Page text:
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Ronnie Cuber/Gary Smulyan: Tough Baritones (SteepleChase)

Review of the baritone saxophonists' first duo album

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Cover of Ronnie Cuber and Gary Smulyan album Tough Baritones
Cover of Ronnie Cuber and Gary Smulyan album Tough Baritones

The thematic approach to Tough Baritones is about as subtle as a two-by-four upside the head, and listeners are better off for it. For decades, Gary Smulyan and Ronnie Cuber have been among the top handful, if not the top two, baritone saxophonists in jazz. Although they previously recorded together once (a Gerry Mulligan tribute in a three-bari lineup with Nick Brignola), this is their first duet album. Smulyan is 65 this year and Cuber will turn 80 Christmas Day. They have no need for fancy games.

Instead, this is straight-ahead bebop and hard bop with fat dollops of blues, funk, Latin, and gospel baked in, ably abetted by a cantering posse of pianist Gary Versace, bassist Jay Anderson, and drummer Jason Tiemann. Taking their cue from the Tough Tenors records of Johnny Griffin and Lockjaw Davis, these tough guys don’t play ballads. Indeed, on the title-appropriate opening songs, Horace Silver’s “Blowing the Blues Away” and Red Prysock’s “That’s the Groovy Thing,” you imagine the pair leaning forward in spontaneous sashay during the closing choruses, swinging their huge horns in tandem.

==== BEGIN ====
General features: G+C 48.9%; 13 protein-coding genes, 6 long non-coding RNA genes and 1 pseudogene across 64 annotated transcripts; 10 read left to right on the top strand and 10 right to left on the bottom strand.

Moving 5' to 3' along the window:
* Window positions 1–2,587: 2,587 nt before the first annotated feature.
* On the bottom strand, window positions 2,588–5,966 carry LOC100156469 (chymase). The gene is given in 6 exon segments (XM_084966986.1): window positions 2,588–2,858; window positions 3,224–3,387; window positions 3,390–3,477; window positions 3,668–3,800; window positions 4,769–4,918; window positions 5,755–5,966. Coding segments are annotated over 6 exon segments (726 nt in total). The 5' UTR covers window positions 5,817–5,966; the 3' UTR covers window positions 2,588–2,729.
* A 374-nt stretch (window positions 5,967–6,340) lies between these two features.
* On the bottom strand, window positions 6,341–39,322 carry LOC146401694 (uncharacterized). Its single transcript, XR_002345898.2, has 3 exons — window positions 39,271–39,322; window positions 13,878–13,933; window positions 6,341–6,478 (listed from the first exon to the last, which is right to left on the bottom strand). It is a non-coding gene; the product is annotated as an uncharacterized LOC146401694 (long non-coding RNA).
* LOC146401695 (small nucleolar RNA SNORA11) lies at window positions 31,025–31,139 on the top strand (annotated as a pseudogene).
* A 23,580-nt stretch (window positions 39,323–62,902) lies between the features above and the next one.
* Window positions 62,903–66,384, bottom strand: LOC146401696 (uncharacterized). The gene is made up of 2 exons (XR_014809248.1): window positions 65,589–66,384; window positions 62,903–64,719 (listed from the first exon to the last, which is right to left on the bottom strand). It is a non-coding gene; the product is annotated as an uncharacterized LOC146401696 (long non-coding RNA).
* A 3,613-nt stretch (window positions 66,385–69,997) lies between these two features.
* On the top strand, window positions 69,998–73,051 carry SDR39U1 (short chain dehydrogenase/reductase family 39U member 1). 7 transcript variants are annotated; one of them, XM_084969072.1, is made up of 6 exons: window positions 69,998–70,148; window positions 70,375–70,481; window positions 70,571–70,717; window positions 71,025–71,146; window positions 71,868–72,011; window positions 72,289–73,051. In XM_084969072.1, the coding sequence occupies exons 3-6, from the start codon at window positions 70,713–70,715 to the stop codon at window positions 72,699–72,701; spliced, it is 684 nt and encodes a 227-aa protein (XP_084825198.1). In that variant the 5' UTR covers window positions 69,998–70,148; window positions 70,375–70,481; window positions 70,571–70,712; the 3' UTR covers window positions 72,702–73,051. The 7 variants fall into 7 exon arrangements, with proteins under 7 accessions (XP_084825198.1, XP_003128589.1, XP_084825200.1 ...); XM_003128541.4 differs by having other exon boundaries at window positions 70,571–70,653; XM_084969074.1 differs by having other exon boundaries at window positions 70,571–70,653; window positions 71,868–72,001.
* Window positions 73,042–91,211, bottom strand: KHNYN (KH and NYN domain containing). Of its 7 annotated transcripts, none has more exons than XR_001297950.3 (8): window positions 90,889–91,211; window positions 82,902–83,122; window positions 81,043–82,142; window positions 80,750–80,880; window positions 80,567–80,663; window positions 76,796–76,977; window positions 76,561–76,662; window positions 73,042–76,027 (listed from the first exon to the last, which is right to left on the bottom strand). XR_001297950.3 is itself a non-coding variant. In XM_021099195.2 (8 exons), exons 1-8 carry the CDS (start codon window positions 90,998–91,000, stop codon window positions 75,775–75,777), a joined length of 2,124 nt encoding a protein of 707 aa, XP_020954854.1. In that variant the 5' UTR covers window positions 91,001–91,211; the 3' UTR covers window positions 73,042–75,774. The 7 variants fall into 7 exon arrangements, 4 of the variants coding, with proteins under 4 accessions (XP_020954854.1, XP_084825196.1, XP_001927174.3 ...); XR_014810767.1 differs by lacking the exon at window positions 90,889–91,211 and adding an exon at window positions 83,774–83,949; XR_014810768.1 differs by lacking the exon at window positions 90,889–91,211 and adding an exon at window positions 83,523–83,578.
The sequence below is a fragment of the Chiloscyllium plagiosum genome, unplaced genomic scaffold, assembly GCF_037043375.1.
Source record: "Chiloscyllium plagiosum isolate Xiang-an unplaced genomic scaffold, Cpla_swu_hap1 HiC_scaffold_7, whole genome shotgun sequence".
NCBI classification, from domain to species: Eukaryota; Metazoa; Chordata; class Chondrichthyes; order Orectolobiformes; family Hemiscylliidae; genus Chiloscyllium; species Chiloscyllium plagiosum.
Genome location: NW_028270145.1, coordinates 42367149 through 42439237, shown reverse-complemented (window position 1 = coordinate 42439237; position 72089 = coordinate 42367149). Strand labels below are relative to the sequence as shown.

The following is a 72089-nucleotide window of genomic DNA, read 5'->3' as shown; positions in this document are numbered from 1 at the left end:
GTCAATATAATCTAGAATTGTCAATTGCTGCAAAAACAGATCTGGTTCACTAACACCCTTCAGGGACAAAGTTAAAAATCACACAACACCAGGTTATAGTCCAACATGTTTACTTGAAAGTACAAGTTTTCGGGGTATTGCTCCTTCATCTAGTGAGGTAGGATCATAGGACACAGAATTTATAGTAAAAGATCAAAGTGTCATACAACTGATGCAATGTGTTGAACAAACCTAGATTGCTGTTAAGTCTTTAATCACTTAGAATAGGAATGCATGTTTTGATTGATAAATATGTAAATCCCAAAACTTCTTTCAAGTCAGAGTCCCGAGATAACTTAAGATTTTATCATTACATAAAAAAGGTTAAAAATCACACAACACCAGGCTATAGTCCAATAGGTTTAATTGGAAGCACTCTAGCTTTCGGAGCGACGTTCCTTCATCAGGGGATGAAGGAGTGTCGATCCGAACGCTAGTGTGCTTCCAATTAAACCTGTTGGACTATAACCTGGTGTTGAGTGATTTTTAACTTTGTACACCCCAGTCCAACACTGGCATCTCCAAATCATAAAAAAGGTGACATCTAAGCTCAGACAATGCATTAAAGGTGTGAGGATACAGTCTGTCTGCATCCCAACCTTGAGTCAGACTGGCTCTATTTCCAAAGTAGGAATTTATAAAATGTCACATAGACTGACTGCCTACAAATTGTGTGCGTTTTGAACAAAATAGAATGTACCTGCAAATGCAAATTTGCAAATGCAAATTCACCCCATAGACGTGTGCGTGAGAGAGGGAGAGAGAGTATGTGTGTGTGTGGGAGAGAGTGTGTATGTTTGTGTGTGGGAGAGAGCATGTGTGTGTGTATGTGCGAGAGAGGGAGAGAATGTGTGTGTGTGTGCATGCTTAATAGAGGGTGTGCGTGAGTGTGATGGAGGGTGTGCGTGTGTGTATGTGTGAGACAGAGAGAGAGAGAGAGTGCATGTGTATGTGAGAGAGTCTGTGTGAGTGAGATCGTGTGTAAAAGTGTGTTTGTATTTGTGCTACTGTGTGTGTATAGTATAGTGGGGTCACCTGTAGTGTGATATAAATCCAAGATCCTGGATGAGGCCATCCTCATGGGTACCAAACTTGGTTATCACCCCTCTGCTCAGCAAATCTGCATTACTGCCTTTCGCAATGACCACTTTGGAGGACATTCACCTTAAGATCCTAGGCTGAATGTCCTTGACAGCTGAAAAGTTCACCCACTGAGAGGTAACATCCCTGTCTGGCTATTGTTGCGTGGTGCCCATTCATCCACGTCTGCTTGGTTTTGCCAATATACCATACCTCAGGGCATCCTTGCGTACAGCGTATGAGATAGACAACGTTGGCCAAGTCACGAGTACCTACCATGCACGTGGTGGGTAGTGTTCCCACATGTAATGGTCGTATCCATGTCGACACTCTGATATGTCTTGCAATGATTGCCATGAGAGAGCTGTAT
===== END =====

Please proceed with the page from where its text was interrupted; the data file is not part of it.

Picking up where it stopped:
Three more of the album’s 10 numbers—“Nica’s Dream,” “Split Kick,” and “The Preacher”—come from Silver, who tailored his compositions with melodic folds that can open out like pleats on pants. Of the non-Silver material, the lone Songbook standard, Richard Rodgers’ “Lover,” is transformed into a Bird-like workout. Freddie Hubbard’s midtempo “Little Sun Flower” is a relaxed outlier. The quintessential track might be “Well You Needn’t,” as Monk’s taut swing and syncopation make all five bandmembers shine.

Because Cuber and Smulyan share a sensibility, it’s helpful to have the former always on the left side of the stereo spectrum and the latter on the right. Cuber billows a little more to generate dynamics, while Smulyan chars and snaps off his lines a tad more often, but anyone who’s heard them knows that both can conjure whatever the horn has at its disposal. They’re “tough baritones,” after all, bringing treats but no surprises.

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